This blog post is all about the gaskets that are used with double glazed windows. The gasket lines the window frame itself, with one on the sash of the window and another on the outer frame. When the window is closed, the two gaskets form a tight water seal to keep out the rain, as well as wind and drafts. A gasket is also used between the window panes and the UPVC frame to provide a waterproof and air-tight seal around the glass.
Types of window gasket
Window gaskets are generally available in two types: bubble or flipper. The bubble gasket has a taper that is used to insert it into the window sash, outer frames and also against the glass. The bubble part is flexible and when pushed against another bubble gasket or the window pane, it forms a seal.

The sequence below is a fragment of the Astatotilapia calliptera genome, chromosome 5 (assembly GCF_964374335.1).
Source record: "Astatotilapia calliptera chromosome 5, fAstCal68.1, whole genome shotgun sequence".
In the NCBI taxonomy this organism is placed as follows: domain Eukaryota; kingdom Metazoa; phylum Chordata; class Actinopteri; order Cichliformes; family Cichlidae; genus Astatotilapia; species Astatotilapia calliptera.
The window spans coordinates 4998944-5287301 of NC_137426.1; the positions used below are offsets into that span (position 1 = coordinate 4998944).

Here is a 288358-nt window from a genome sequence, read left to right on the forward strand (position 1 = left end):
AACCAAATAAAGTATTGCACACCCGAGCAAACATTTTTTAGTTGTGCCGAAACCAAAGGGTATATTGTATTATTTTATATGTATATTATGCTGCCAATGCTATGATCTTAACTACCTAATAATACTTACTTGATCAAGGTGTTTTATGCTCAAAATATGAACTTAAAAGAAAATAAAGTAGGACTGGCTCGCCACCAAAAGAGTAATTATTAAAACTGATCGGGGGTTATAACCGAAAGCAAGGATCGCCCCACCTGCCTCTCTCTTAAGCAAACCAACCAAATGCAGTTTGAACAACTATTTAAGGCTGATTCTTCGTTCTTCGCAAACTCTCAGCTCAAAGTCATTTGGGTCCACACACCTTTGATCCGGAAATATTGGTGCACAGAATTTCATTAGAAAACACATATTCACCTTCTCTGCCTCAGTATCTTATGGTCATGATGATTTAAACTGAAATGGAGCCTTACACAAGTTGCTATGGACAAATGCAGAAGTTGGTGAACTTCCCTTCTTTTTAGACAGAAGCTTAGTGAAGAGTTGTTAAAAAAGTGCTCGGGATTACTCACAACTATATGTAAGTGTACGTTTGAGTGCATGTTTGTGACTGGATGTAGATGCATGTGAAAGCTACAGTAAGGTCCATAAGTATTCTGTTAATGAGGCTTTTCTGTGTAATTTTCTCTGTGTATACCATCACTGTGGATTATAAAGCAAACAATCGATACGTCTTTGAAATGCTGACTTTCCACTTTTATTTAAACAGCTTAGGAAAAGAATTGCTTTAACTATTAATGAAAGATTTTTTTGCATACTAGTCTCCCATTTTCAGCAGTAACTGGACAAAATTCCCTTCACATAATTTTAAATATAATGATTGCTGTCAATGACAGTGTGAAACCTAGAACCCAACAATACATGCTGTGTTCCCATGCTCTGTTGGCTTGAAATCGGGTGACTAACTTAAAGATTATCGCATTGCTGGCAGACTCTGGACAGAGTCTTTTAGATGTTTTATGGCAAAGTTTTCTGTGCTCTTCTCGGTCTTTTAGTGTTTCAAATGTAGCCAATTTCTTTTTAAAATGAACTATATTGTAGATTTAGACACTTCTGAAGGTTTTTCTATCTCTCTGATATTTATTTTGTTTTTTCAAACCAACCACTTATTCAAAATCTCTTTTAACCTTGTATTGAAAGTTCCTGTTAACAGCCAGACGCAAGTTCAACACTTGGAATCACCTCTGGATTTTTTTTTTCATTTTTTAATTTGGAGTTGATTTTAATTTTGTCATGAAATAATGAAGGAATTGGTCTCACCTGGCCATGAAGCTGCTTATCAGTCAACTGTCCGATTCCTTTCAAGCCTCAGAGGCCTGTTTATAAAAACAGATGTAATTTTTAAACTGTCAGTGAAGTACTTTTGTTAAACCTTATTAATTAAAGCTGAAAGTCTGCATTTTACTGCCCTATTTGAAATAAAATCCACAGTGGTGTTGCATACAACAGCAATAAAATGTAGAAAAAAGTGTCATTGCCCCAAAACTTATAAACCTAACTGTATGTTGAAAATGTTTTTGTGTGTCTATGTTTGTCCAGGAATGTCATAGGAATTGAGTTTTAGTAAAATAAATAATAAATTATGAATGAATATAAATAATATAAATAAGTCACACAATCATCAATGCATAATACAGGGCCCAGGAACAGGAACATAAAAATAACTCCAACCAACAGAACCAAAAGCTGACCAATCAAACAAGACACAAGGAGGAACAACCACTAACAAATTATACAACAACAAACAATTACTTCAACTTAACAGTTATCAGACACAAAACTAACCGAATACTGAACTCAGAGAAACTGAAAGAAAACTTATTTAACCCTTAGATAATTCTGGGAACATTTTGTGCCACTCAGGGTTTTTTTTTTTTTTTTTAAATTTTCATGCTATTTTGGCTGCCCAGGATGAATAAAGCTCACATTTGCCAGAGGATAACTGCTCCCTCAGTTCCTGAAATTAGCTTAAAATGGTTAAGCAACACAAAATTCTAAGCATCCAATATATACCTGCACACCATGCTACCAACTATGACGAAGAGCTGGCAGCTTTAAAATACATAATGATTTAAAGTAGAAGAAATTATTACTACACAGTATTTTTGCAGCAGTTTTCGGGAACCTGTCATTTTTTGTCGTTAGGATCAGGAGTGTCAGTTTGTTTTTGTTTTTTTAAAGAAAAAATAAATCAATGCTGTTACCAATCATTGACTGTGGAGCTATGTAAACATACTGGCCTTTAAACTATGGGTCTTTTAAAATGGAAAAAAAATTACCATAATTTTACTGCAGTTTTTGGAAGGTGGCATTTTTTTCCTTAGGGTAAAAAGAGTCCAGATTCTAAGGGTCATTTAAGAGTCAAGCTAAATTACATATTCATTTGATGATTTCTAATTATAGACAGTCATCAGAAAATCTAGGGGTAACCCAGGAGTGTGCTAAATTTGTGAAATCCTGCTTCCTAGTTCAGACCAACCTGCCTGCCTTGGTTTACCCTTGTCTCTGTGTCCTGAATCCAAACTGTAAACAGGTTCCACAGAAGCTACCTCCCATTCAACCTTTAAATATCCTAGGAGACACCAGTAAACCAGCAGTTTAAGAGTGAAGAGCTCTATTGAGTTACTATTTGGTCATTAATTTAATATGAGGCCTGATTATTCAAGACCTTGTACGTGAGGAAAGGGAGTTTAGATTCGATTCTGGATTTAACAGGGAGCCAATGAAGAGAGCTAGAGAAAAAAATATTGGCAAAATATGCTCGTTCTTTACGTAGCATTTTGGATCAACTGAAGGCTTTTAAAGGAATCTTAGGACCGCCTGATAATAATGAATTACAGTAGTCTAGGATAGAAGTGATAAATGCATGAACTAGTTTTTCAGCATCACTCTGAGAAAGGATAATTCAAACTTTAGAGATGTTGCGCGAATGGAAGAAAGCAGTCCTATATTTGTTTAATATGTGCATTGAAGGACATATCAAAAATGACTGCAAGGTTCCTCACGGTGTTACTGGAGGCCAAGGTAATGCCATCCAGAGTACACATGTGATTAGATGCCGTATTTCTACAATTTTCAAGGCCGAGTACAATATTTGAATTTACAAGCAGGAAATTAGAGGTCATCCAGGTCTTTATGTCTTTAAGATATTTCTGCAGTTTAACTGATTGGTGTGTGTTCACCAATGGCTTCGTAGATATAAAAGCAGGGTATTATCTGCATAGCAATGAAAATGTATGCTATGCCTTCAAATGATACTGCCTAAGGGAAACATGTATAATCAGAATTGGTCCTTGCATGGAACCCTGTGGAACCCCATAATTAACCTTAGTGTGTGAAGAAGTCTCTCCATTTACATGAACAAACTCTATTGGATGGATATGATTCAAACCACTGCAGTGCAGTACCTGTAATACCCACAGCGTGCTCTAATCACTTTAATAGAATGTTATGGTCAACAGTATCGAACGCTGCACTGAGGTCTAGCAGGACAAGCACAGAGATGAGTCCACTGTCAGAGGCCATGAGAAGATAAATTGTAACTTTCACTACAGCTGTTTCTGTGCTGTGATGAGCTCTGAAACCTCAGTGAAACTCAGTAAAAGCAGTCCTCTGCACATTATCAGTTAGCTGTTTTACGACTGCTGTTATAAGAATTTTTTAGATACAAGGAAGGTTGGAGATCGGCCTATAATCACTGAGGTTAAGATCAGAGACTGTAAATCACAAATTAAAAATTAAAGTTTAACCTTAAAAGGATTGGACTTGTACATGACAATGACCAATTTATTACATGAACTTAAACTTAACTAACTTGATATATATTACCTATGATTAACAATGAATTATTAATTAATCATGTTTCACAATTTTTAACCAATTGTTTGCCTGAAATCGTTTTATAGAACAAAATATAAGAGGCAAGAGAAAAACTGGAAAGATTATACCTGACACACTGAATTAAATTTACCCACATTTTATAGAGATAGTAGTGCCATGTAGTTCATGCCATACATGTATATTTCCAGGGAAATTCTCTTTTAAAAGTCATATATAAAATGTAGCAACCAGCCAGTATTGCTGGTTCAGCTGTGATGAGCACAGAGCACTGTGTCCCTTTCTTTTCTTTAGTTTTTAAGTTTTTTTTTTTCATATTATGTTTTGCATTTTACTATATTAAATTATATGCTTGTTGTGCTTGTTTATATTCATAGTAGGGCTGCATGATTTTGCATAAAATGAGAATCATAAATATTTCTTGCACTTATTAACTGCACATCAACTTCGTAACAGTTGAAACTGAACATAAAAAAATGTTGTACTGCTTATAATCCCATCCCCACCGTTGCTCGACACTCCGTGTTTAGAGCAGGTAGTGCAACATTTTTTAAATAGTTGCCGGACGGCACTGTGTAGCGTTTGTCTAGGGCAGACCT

Flipper gaskets are also attached to the sash and outer frame but have a flap or ‘flipper’ edge. When the window is closed, the flipper is pushed into position to form a seal that is both waterproof and windproof.
The gaskets are often sold in twenty meter lengths and a gasket cutter is used to cut them to size. They are made from materials such as neoprene rubber due to their ability to return to shape and their longevity.
The advantages of window gaskets
The window gaskets provide several benefits which contribute towards double glazing’s popularity over the past few decades. Firstly, the gaskets help to keep warm air in, giving better insulation, fewer drafts and lower heating bills. Secondly, outside noise is reduced, which is highly desirable if you live on a busy road or you are close to a railway line. Thirdly, the seal keeps out rain, wind and the elements, plus condensation that can lead to damp on the walls and window sills.